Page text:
Role of Women in Roman Society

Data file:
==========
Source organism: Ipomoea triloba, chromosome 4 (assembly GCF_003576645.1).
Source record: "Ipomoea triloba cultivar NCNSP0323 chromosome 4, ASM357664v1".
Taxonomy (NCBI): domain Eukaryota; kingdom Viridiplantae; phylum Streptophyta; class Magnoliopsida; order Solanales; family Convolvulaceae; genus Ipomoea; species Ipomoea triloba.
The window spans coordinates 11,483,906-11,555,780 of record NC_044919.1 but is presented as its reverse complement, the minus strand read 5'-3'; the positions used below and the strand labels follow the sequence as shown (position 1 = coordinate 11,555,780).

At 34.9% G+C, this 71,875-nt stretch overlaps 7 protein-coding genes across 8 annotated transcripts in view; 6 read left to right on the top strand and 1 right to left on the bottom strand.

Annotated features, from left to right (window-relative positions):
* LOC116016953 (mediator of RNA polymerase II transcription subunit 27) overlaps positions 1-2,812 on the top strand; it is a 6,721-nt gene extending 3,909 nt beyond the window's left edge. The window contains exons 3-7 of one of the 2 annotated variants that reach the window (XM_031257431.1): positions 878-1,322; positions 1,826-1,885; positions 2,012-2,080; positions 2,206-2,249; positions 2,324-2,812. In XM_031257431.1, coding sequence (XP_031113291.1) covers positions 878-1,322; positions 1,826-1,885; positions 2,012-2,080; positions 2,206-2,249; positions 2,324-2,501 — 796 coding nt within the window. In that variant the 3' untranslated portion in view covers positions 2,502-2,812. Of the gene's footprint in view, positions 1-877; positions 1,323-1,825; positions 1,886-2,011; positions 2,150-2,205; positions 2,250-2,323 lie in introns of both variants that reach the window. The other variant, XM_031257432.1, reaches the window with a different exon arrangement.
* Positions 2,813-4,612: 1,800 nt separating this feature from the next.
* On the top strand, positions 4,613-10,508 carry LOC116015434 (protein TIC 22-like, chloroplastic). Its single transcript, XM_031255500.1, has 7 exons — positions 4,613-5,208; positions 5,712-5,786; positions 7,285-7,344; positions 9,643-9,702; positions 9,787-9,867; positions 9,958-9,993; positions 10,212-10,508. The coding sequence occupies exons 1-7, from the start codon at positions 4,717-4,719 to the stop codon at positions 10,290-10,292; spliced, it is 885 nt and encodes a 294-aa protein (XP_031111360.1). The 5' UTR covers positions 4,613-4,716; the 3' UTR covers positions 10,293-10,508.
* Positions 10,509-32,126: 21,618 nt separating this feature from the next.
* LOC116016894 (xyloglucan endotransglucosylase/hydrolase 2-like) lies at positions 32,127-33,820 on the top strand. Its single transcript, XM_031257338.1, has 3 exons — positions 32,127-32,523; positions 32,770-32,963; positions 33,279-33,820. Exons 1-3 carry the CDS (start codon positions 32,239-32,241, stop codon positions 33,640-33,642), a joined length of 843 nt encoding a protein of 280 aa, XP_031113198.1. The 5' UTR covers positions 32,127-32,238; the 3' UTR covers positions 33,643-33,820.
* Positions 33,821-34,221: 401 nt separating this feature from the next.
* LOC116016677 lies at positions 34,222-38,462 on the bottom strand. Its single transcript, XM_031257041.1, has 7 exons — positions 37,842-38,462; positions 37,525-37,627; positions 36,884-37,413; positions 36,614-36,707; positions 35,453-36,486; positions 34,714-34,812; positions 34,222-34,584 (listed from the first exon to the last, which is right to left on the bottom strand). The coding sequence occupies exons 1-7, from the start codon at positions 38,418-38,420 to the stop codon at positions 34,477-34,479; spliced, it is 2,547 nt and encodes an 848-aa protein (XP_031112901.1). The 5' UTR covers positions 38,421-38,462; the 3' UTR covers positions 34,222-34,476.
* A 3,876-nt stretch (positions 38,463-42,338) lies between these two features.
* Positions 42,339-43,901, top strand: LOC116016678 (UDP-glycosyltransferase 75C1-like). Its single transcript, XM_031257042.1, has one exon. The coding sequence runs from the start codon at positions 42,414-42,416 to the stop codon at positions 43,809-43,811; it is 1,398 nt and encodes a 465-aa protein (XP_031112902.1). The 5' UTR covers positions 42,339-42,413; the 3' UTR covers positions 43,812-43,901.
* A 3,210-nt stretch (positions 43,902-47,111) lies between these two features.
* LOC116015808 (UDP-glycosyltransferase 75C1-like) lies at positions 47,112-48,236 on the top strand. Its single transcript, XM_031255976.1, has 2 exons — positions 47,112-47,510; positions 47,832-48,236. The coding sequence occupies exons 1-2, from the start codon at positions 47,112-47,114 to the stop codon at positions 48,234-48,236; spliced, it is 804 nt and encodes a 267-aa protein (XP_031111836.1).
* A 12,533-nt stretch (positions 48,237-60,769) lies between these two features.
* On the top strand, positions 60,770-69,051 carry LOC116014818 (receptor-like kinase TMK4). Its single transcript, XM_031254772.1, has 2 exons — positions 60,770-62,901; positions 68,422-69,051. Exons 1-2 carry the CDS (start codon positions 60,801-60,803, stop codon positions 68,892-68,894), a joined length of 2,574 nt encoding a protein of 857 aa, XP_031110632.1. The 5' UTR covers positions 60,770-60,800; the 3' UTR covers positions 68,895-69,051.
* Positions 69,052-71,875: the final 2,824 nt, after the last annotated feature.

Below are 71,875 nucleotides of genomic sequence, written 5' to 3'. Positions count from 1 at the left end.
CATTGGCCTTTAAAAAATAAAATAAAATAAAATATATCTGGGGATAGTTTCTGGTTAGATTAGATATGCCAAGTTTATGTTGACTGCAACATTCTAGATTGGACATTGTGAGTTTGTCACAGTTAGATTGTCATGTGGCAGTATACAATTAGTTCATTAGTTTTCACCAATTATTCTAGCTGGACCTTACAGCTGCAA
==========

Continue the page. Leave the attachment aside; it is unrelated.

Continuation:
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In Roman society, women were considered to be subject to men, and this was reflected by their position in society. This essay will examine the role of women in Rome by considering the typical upbringing of an upper-class girl, the legal rights of women, and the daily routine of upper-class women. How these factors combined to influence the position a woman held in Roman society and her household will also be discussed and examined. In early Rome, before the third-century BC, children were generally raised by their mothers or a female relative; however, by the first-century BC, this task had largely been passed onto wet nurses and slaves. A girl from an upper-class family would learn the skills of running a household, such as weaving and spinning, from an early age. She would then receive schooling in literature and Roman culture, and would possibly learn to play an instrument. When the girl reached a mature age, she would be trained in the managing of slaves and the budget of a household. In the writings of the early Roman historian, Tacitus, refers to the changing role of women in society by stating "in the old days, every man's son, the child of his loyal wife, was brought up not in the room of some hired nurse, but in the lap of his own mother… But nowadays the infant is handed over to some little Greek slave-girl.” Women were initially, in early Rome, given little individual freedom from men; however, by the first century BC, women began to experience greater freedom in a variety of roles. The law of ‘sui iuiras’ was introduced by the time of the Emperor Augustus, this law stated that a ‘matrona’, married woman, with three children or more, or a freedwoman with more than four children, would be legally independent, not requiring a guardian, if their husband died. As slaves became more prevalent in Rome, women were freed from their domestic duties and were allowed the freedom to attend more social events away from the home; some women also became managers of...
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